During a California will contest, it is not always clear which persons qualify as interested parties. There may be a number of people who are interested parties despite not being listed in the relevant last will and testament. Generally speaking, all people who are members of the decedent’s family qualify as interested parties, or they will be actual parties in a will contest. This is true whether or not they are named in the last will and testament.

People who are listed in the will but who are not family members of the decedent also qualify as interested parties in most cases. Additionally, people who were named in previous versions of the will that is being contested may qualify as interested parties. For this reason, in a case where a person is initiating a will contest, he or she is required to examine previous wills to determine whether there are potentially interested parties named in them.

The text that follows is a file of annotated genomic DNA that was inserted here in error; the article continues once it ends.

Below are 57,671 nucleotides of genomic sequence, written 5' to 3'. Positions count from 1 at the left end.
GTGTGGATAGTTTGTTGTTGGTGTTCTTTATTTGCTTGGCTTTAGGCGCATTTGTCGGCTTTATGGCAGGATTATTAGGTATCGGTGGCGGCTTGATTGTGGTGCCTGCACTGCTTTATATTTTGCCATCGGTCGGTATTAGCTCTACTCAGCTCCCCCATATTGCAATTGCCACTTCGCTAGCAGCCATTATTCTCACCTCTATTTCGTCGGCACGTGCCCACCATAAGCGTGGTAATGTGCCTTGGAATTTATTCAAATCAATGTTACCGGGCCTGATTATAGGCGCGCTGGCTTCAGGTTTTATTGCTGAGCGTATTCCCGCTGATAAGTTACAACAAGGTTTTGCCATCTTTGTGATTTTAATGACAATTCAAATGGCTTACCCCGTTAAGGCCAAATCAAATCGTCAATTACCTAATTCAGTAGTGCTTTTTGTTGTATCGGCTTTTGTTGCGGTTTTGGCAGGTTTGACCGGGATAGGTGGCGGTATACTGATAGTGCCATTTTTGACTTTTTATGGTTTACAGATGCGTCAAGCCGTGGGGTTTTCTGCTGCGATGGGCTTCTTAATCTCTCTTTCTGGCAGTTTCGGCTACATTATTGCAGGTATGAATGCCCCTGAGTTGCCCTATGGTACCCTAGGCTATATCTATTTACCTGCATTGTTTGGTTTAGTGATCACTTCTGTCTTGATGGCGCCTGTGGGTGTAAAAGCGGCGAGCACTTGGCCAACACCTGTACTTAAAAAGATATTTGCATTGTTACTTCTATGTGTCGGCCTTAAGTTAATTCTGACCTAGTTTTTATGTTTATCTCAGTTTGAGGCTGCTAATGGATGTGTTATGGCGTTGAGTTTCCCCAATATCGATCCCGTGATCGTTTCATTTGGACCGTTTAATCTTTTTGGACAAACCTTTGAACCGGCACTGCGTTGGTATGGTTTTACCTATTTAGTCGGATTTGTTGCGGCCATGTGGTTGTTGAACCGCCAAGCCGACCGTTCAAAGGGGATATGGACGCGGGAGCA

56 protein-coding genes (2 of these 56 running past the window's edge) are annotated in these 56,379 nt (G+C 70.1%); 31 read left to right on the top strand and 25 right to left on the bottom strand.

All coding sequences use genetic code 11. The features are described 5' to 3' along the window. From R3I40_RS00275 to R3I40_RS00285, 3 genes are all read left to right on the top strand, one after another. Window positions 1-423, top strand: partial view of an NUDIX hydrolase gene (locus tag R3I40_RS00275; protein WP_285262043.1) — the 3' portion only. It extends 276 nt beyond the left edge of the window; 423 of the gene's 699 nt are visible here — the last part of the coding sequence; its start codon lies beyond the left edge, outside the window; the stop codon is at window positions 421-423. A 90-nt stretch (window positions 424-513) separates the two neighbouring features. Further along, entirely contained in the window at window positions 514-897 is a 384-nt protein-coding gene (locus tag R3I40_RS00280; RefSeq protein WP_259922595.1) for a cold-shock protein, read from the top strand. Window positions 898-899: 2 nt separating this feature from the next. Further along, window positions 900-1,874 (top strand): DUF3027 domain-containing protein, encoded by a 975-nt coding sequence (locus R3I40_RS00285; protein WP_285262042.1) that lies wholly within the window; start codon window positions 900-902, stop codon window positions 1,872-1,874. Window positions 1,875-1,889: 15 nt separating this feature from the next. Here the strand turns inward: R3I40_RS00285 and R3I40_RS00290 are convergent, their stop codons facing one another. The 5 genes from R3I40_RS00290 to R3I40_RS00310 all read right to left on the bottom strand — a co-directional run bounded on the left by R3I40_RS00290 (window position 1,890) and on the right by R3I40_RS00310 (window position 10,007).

The question of who is an interested party is important in will contests because interested parties must be given notice of the contest. They are also entitled to an opportunity to be part of the probate litigation is they so choose. Both the person who brings the will contest and the person who defends against it are under an obligation to determine who may have standing to participate as an interested party.

In cases where a person wants to contest a will, an attorney may be able to help. An attorney who handles estate litigation cases might help by examining the estate planning documents of the decedent to determine who has standing as an interested party. He or she might also represent the client during probate litigation and communicate with the court on the client’s behalf. An estate planning attorney might help develop an estate plan that minimizes the likelihood of a will contest in the future.